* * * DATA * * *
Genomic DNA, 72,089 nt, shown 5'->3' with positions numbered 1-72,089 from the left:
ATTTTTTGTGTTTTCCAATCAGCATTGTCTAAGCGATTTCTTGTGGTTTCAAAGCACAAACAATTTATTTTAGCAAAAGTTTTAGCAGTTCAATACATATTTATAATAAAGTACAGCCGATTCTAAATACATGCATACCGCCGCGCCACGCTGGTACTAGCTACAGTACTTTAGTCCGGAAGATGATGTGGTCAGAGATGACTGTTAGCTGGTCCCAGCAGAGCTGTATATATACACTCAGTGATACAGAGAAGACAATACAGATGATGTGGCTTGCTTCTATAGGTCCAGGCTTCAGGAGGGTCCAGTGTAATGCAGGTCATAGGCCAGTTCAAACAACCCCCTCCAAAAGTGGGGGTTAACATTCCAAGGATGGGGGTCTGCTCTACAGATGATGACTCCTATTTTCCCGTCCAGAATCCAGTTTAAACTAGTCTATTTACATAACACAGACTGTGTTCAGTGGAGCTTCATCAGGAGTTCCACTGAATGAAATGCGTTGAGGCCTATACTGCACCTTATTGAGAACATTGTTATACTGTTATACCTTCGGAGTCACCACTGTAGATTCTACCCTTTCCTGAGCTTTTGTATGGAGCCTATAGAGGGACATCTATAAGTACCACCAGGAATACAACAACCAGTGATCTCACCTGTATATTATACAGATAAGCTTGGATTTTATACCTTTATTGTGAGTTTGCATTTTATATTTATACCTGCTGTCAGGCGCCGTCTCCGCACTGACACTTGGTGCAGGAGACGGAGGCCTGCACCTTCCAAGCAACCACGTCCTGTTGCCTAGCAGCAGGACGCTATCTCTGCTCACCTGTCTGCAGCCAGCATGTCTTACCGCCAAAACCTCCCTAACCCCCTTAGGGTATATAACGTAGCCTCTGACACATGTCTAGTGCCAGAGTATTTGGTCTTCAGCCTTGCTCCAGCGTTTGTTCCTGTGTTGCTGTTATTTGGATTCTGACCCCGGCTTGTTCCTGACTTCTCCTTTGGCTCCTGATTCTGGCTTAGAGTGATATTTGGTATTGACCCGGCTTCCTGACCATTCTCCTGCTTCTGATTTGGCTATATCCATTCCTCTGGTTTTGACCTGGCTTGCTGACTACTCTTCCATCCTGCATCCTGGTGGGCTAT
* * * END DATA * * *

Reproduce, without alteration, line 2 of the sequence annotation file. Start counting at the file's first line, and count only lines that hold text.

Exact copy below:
ATTTTTTGTGTTTTCCAATCAGCATTGTCTAAGCGATTTCTTGTGGTTTCAAAGCACAAACAATTTATTTTAGCAAAAGTTTTAGCAGTTCAATACATATTTATAATAAAGTACAGCCGATTCTAAATACATGCATACCGCCGCGCCACGCTGGTACTAGCTACAGTACTTTAGTCCGGAAGATGATGTGGTCAGAGATGACTGTTAGCTGGTCCCAGCAGAGCTGTATATATACACTCAGTGATACAGAGAAGACAATACAGATGATGTGGCTTGCTTCTATAGGTCCAGGCTTCAGGAGGGTCCAGTGTAATGCAGGTCATAGGCCAGTTCAAACAACCCCCTCCAAAAGTGGGGGTTAACATTCCAAGGATGGGGGTCTGCTCTACAGATGATGACTCCTATTTTCCCGTCCAGAATCCAGTTTAAACTAGTCTATTTACATAACACAGACTGTGTTCAGTGGAGCTTCATCAGGAGTTCCACTGAATGAAATGCGTTGAGGCCTATACTGCACCTTATTGAGAACATTGTTATACTGTTATACCTTCGGAGTCACCACTGTAGATTCTACCCTTTCCTGAGCTTTTGTATGGAGCCTATAGAGGGACATCTATAAGTACCACCAGGAATACAACAACCAGTGATCTCACCTGTATATTATACAGATAAGCTTGGATTTTATACCTTTATTGTGAGTTTGCATTTTATATTTATACCTGCTGTCAGGCGCCGTCTCCGCACTGACACTTGGTGCAGGAGACGGAGGCCTGCACCTTCCAAGCAACCACGTCCTGTTGCCTAGCAGCAGGACGCTATCTCTGCTCACCTGTCTGCAGCCAGCATGTCTTACCGCCAAAACCTCCCTAACCCCCTTAGGGTATATAACGTAGCCTCTGACACATGTCTAGTGCCAGAGTATTTGGTCTTCAGCCTTGCTCCAGCGTTTGTTCCTGTGTTGCTGTTATTTGGATTCTGACCCCGGCTTGTTCCTGACTTCTCCTTTGGCTCCTGATTCTGGCTTAGAGTGATATTTGGTATTGACCCGGCTTCCTGACCATTCTCCTGCTTCTGATTTGGCTATATCCATTCCTCTGGTTTTGACCTGGCTTGCTGACTACTCTTCCATCCTGCATCCTGGTGGGCTAT